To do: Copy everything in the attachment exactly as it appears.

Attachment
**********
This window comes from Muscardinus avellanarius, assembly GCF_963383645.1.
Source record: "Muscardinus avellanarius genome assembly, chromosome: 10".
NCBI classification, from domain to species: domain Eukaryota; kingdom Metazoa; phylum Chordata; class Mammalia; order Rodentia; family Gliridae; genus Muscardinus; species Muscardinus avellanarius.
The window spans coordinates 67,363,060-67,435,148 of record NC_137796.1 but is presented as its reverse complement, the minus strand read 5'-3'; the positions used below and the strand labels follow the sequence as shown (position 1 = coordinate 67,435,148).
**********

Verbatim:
This window comes from Muscardinus avellanarius, assembly GCF_963383645.1.
Source record: "Muscardinus avellanarius genome assembly, chromosome: 10".
NCBI classification, from domain to species: domain Eukaryota; kingdom Metazoa; phylum Chordata; class Mammalia; order Rodentia; family Gliridae; genus Muscardinus; species Muscardinus avellanarius.
The window spans coordinates 67,363,060-67,435,148 of record NC_137796.1 but is presented as its reverse complement, the minus strand read 5'-3'; the positions used below and the strand labels follow the sequence as shown (position 1 = coordinate 67,435,148).